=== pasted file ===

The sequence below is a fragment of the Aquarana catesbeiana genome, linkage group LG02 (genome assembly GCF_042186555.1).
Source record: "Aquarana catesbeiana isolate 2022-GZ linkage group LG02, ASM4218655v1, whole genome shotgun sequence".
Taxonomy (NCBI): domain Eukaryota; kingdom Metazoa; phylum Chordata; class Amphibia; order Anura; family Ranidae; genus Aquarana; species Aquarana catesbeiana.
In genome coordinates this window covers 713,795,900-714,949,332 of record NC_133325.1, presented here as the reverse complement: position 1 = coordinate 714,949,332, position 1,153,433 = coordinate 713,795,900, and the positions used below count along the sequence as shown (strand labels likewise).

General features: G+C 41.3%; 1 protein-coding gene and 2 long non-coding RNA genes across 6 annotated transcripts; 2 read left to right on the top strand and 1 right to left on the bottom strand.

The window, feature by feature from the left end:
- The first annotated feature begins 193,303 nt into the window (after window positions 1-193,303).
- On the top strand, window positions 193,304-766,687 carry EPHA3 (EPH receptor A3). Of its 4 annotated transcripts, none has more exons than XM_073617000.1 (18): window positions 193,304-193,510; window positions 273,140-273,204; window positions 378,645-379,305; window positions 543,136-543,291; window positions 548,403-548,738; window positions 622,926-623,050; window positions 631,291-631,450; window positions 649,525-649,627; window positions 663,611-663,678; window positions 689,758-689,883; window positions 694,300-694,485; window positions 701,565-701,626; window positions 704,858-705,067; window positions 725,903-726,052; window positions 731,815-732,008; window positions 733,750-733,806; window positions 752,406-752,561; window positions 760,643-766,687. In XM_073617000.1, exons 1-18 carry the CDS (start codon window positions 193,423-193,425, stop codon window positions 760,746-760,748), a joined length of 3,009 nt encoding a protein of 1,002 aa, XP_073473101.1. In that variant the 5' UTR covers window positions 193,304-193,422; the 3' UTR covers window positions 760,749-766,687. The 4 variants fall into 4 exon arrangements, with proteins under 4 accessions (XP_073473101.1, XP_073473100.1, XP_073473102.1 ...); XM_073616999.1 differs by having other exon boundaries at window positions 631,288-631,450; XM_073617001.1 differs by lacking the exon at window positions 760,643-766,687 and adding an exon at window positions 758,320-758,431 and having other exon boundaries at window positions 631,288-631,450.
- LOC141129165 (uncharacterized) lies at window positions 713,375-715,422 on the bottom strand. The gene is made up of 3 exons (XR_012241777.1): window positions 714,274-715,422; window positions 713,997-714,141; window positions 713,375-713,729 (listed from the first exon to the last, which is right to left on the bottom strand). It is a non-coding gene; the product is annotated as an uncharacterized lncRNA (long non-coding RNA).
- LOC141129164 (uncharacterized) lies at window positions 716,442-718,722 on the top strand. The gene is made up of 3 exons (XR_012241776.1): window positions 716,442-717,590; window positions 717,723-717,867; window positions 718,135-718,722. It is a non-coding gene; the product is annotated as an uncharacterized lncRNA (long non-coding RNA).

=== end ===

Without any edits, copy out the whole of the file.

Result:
The sequence below is a fragment of the Aquarana catesbeiana genome, linkage group LG02 (genome assembly GCF_042186555.1).
Source record: "Aquarana catesbeiana isolate 2022-GZ linkage group LG02, ASM4218655v1, whole genome shotgun sequence".
Taxonomy (NCBI): domain Eukaryota; kingdom Metazoa; phylum Chordata; class Amphibia; order Anura; family Ranidae; genus Aquarana; species Aquarana catesbeiana.
In genome coordinates this window covers 713,795,900-714,949,332 of record NC_133325.1, presented here as the reverse complement: position 1 = coordinate 714,949,332, position 1,153,433 = coordinate 713,795,900, and the positions used below count along the sequence as shown (strand labels likewise).

General features: G+C 41.3%; 1 protein-coding gene and 2 long non-coding RNA genes across 6 annotated transcripts; 2 read left to right on the top strand and 1 right to left on the bottom strand.

The window, feature by feature from the left end:
- The first annotated feature begins 193,303 nt into the window (after window positions 1-193,303).
- On the top strand, window positions 193,304-766,687 carry EPHA3 (EPH receptor A3). Of its 4 annotated transcripts, none has more exons than XM_073617000.1 (18): window positions 193,304-193,510; window positions 273,140-273,204; window positions 378,645-379,305; window positions 543,136-543,291; window positions 548,403-548,738; window positions 622,926-623,050; window positions 631,291-631,450; window positions 649,525-649,627; window positions 663,611-663,678; window positions 689,758-689,883; window positions 694,300-694,485; window positions 701,565-701,626; window positions 704,858-705,067; window positions 725,903-726,052; window positions 731,815-732,008; window positions 733,750-733,806; window positions 752,406-752,561; window positions 760,643-766,687. In XM_073617000.1, exons 1-18 carry the CDS (start codon window positions 193,423-193,425, stop codon window positions 760,746-760,748), a joined length of 3,009 nt encoding a protein of 1,002 aa, XP_073473101.1. In that variant the 5' UTR covers window positions 193,304-193,422; the 3' UTR covers window positions 760,749-766,687. The 4 variants fall into 4 exon arrangements, with proteins under 4 accessions (XP_073473101.1, XP_073473100.1, XP_073473102.1 ...); XM_073616999.1 differs by having other exon boundaries at window positions 631,288-631,450; XM_073617001.1 differs by lacking the exon at window positions 760,643-766,687 and adding an exon at window positions 758,320-758,431 and having other exon boundaries at window positions 631,288-631,450.
- LOC141129165 (uncharacterized) lies at window positions 713,375-715,422 on the bottom strand. The gene is made up of 3 exons (XR_012241777.1): window positions 714,274-715,422; window positions 713,997-714,141; window positions 713,375-713,729 (listed from the first exon to the last, which is right to left on the bottom strand). It is a non-coding gene; the product is annotated as an uncharacterized lncRNA (long non-coding RNA).
- LOC141129164 (uncharacterized) lies at window positions 716,442-718,722 on the top strand. The gene is made up of 3 exons (XR_012241776.1): window positions 716,442-717,590; window positions 717,723-717,867; window positions 718,135-718,722. It is a non-coding gene; the product is annotated as an uncharacterized lncRNA (long non-coding RNA).